Pitlochry Festival Theatre, meanwhile, is making the most of its gorgeous Perthshire setting by transforming itself into Scotland’s outdoor theatre hub, for this pandemic summer. Last week, on the riverside lawn below the theatre, the Pitlochry company opened its new family production of the Kenneth Grahame classic The Wind In The Willows (***), set to run until September; and what with the theatre’s merry little bandstand (doubling here as everything from Badger’s house to the local jail), a boat-like structure down towards the water, and the nearby woodland putting in a fine performance as the Wildwood, the setting does the story proud, and creates a truly delightful afternoon experience for audience members of all ages.

For me, the main problem with the show lies in Mark Powell’s adaptation, which takes a bit of a sledgehammer to the task of moulding Grahame’s story to a modern environmental and social justice agenda. It’s an interpretation the story can bear very comfortably, of course; Grahame’s central character Mr Toad is a veritable Sir Toby of the animal world, determined to drive his motor car to the destruction of himself and everyone else. It’s simply that Powell’s slogan-heavy 21st century political language, inviting Grahame’s characters to “check their privilege”, sits very awkwardly on the the timeless quality of the story.

Whatever the ups and downs of the text, though, an energetic seven-strong cast – directed by Pitlochry artistic director Elizabeth Newman and her associate Ben Occhipinti, and led by Colin McCredie as Mr Toad – make a tremendous, generous and affable job of delivering it to the audience. And they are greatly supported by Ben Occhipinti’s joyful score, beautifully sung and arranged, which celebrates the life of the riverbank in one of Scotland iconic riverside settings, and reminds us yet again – although in very jolly style – of humankind’s unique capacity to destroy such magical places, without pausing for thought until it’s almost too late.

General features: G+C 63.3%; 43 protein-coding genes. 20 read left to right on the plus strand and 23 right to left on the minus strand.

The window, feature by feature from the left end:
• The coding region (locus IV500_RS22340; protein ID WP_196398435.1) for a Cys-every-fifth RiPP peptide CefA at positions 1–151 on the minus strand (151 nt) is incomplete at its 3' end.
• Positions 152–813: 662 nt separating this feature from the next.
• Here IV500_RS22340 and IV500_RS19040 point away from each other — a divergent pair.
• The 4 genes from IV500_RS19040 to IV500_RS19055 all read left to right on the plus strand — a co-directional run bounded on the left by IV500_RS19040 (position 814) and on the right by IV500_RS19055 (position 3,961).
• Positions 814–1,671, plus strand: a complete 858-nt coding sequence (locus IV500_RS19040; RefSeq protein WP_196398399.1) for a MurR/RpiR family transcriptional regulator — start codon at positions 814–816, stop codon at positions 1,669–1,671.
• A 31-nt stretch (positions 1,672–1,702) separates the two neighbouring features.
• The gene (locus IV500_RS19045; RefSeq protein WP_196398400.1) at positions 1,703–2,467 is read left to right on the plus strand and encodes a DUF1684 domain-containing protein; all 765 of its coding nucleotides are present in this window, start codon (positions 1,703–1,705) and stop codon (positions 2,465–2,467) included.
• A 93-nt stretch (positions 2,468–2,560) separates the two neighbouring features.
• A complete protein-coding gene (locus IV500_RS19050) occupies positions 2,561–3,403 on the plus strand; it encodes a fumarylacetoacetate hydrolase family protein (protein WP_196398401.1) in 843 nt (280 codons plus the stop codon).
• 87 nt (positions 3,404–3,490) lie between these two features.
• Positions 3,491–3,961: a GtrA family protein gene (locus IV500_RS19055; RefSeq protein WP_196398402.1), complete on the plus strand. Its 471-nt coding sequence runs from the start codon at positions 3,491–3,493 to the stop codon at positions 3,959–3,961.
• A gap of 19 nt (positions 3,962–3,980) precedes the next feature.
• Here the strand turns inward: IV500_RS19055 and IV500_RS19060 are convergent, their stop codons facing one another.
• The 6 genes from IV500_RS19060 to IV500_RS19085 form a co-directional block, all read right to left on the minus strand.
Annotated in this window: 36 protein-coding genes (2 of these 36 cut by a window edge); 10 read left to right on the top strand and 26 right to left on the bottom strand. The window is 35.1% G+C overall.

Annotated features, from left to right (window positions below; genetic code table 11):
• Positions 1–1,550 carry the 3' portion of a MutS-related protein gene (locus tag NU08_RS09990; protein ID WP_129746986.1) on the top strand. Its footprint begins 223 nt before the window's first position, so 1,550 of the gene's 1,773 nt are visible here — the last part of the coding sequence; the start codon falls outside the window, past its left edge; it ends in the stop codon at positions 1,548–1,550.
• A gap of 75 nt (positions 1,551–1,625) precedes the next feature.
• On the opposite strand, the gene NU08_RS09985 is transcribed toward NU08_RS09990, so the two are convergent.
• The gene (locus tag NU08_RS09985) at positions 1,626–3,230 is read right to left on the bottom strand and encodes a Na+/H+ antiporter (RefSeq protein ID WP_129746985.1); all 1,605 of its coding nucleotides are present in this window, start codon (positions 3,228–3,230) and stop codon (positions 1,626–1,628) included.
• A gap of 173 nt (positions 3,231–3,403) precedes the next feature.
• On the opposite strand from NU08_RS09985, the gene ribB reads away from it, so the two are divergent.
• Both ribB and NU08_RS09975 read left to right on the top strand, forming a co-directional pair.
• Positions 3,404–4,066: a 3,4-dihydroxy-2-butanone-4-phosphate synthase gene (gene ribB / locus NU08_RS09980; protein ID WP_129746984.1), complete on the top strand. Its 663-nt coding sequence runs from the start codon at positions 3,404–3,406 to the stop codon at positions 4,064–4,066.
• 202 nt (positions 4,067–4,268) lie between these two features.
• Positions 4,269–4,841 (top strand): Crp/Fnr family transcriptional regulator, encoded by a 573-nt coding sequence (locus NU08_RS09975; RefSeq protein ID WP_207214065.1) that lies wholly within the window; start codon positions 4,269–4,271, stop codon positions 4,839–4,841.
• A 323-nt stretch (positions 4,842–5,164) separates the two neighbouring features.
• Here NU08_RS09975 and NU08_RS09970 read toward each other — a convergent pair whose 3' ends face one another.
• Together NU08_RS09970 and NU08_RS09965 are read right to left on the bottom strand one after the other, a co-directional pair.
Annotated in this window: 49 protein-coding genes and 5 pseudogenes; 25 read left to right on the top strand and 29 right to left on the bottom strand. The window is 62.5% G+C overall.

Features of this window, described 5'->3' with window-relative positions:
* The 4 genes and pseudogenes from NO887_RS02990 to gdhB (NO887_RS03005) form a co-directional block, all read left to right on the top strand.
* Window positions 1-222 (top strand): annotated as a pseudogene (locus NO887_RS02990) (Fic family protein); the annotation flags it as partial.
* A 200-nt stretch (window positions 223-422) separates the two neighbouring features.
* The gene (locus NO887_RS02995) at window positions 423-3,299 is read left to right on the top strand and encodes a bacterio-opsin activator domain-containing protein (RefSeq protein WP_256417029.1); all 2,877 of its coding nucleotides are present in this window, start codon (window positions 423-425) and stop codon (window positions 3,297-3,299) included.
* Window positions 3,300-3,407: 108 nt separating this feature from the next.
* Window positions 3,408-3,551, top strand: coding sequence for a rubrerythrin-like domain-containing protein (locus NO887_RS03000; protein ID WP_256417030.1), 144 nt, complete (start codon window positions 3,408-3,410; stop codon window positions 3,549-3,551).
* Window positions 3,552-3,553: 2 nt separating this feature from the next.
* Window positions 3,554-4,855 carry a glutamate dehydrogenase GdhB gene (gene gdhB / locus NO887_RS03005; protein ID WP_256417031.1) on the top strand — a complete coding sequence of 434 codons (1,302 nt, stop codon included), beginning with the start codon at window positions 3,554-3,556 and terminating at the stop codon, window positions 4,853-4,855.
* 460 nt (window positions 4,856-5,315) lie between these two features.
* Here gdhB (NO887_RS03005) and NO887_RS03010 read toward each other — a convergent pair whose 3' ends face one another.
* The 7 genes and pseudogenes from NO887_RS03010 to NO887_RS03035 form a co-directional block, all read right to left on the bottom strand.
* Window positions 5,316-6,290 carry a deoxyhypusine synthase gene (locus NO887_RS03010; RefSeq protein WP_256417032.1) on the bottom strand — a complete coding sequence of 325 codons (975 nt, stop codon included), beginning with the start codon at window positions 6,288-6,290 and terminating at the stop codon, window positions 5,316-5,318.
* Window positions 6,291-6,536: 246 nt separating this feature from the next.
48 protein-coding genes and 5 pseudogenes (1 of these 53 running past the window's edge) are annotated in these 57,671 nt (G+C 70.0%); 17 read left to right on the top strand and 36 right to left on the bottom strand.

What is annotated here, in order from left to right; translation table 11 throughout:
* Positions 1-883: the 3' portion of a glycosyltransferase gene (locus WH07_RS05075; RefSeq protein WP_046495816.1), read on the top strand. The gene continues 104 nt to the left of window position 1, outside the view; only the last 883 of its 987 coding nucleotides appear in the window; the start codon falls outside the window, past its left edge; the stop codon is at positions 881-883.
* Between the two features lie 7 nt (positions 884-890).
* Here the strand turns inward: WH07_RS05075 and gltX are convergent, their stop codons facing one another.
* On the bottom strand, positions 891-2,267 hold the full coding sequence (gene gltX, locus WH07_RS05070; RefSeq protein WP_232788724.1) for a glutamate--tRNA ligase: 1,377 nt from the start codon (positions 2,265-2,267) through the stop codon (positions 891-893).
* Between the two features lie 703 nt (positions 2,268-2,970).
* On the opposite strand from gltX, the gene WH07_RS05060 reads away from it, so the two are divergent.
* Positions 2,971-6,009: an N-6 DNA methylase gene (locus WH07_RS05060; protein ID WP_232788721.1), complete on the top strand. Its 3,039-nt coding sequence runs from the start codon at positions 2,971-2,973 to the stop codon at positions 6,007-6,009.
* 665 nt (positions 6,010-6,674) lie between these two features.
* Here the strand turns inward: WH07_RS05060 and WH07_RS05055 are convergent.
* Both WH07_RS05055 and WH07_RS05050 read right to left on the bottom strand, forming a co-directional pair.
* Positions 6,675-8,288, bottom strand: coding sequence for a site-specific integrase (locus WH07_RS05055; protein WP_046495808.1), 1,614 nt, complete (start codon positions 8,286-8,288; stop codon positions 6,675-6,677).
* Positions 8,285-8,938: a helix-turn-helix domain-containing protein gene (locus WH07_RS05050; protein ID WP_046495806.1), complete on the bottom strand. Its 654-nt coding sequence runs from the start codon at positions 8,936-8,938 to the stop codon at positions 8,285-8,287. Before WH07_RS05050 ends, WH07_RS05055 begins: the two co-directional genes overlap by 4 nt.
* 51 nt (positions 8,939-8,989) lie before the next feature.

A five-minute walk up the hill from the river, meanwhile, in the company’s beautiful new woodland amphitheatre, last weekend saw a sadly brief series of performances by leading Scottish actor Brian Ferguson of Dostoevsky’s early short story White Nights (****). Set in 1840s St Petersburg, the story – adapted and directed here by Elizabeth Newman – tells of a single moment of bliss in the life of a desperately lonely 36 year bachelor, who meets a beautiful young woman one night by the river, and falls in love with her even while she embraces him as a friend and brother, telling him the story of her passionate love for another man.

Alone on a bench on the little circular stage – although surrounded by an audience who seem to be living every moment with him – Ferguson delivers the monologue with an irresistible combination of quiet skill and pure emotional nakedness, baring his character’s vulnerable soul with a vividness that sears the heart. That Dostoevsky is a magnificent writer goes without saying; his portrayal of this young man contains layer upon layer of observation and questioning of what a man really means, when he says that he loves a woman, or wants to possess her. And in Ferguson’s performance, that brilliant piece of writing meets its match; inspiring hopes that this beautiful 70-minute show will find a longer life, before this strange summer of theatre is over.

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Twelfth Night is at the Botanic Gardens, Glasgow, until 31 July, The Wind In The Willows is at Pitlochry Festival Theatre until 12 September, White Nights, run completed.